Weld part 5 and 6 on the square. Like with the square itself, make small welds on the inside corners to fix them, then grind grooves at the seam from the outside and fill these by welding. Then cut out the rough shape of part 17 and weld it on the square, using the same method.
For fitting the nozzle properly, first fit the alternator, separation sheet and runner again. Take special care that the runner is fitted well-aligned. Check whether the nozzle fits properly onto the runner. Of course the protruding bit of the bent side has to be filed off, but check the alternator side and free side as well and file bit by bit until it has a good fit. Of course this makes no sense if the runner itself was not filed round properly. In that case, find another object that has a cylindrical shape with a diameter of 75 mm or check the nozzle against the drawings.
Hold the nozzle against the runner and roughly draw on part 17 how much material must be removed. Carefully cut, grind or file away this material, checking regularly where some more must be removed to make the nozzle fit well-aligned to the runner, leaving an equal margin at both the alternator and free end of the runner. It seems logic to have a right angle between the pipe of the nozzle and the side of the square, but then the nozzle partially covers one of the screws that fixes the separation disk. So position the nozzle in such a way that this screw can just be fixed and removed easily. Then check whether part 7 fits in between part 5 and 6.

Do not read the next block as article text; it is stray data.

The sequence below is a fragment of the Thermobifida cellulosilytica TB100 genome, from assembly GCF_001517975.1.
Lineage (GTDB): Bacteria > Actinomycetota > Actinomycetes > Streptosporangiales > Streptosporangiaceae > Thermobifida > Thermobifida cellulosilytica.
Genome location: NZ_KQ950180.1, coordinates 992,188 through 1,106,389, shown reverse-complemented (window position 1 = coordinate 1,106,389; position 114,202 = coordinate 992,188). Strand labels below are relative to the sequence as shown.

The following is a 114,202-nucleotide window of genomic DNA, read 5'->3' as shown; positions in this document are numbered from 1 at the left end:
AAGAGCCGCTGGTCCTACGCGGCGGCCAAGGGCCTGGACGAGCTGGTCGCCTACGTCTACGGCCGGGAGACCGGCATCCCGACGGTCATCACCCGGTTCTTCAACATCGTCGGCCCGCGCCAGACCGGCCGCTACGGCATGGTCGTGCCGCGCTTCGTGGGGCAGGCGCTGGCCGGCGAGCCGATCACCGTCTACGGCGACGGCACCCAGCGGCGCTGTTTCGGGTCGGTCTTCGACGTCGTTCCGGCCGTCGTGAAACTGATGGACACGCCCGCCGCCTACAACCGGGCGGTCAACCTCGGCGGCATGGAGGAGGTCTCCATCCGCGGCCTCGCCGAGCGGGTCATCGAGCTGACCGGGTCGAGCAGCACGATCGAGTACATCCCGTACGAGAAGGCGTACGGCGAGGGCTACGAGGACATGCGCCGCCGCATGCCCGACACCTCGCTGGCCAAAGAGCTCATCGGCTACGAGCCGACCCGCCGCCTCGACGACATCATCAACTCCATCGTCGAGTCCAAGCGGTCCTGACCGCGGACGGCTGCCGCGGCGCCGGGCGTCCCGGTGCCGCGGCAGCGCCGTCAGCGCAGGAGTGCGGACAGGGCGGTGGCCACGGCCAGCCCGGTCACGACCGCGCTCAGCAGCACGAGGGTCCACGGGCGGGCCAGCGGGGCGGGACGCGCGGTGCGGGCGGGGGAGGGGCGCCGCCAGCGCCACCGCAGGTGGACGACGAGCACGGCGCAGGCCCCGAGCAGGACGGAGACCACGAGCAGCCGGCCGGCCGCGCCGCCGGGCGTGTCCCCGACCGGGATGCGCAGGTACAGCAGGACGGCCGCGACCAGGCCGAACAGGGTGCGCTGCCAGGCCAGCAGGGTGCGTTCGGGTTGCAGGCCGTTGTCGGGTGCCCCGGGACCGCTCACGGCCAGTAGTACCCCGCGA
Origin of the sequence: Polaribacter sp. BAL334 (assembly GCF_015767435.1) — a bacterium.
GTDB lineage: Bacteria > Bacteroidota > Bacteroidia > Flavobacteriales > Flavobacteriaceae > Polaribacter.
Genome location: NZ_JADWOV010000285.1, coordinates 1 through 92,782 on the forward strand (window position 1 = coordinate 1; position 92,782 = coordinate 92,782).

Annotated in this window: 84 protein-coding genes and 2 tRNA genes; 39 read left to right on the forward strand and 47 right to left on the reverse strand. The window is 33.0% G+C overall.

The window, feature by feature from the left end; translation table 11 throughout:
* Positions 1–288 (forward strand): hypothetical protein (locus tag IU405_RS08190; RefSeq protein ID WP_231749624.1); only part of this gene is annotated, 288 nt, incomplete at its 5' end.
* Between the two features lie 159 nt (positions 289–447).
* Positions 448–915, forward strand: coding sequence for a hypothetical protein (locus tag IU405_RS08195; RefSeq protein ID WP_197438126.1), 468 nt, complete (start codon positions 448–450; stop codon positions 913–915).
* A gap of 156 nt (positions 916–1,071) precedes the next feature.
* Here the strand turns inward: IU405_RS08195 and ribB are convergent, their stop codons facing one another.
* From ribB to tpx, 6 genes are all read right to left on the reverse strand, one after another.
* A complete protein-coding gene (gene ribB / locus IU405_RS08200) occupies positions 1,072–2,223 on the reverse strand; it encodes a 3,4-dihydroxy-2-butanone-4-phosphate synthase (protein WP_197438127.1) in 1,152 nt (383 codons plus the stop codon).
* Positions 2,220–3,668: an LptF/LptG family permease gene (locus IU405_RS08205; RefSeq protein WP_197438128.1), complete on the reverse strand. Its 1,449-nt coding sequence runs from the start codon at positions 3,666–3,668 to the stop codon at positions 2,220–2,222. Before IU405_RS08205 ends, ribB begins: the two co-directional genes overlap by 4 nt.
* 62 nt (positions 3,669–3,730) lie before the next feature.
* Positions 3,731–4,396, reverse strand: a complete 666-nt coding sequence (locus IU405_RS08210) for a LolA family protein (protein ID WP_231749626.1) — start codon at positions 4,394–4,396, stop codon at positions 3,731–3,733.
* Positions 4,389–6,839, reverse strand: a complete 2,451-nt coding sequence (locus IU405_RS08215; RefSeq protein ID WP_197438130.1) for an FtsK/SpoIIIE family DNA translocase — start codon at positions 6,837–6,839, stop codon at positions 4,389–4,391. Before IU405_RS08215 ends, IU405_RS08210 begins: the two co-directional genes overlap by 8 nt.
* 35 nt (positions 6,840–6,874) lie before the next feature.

To fix the nozzle, put the frame with the alternator on its side. Now have the nozzle rest with one end on the runner and with the other end on some boards of wood that are made so high, that it fits well into part 17. To make sure that the welding current will not pass through the bearings, put a few layers of paper between runner and nozzle. This will also make that there is a minimal clearance between runner and nozzle. Check whether the nozzle is properly positioned and put some heavy weights on the nozzle so that it will not move while starting to weld.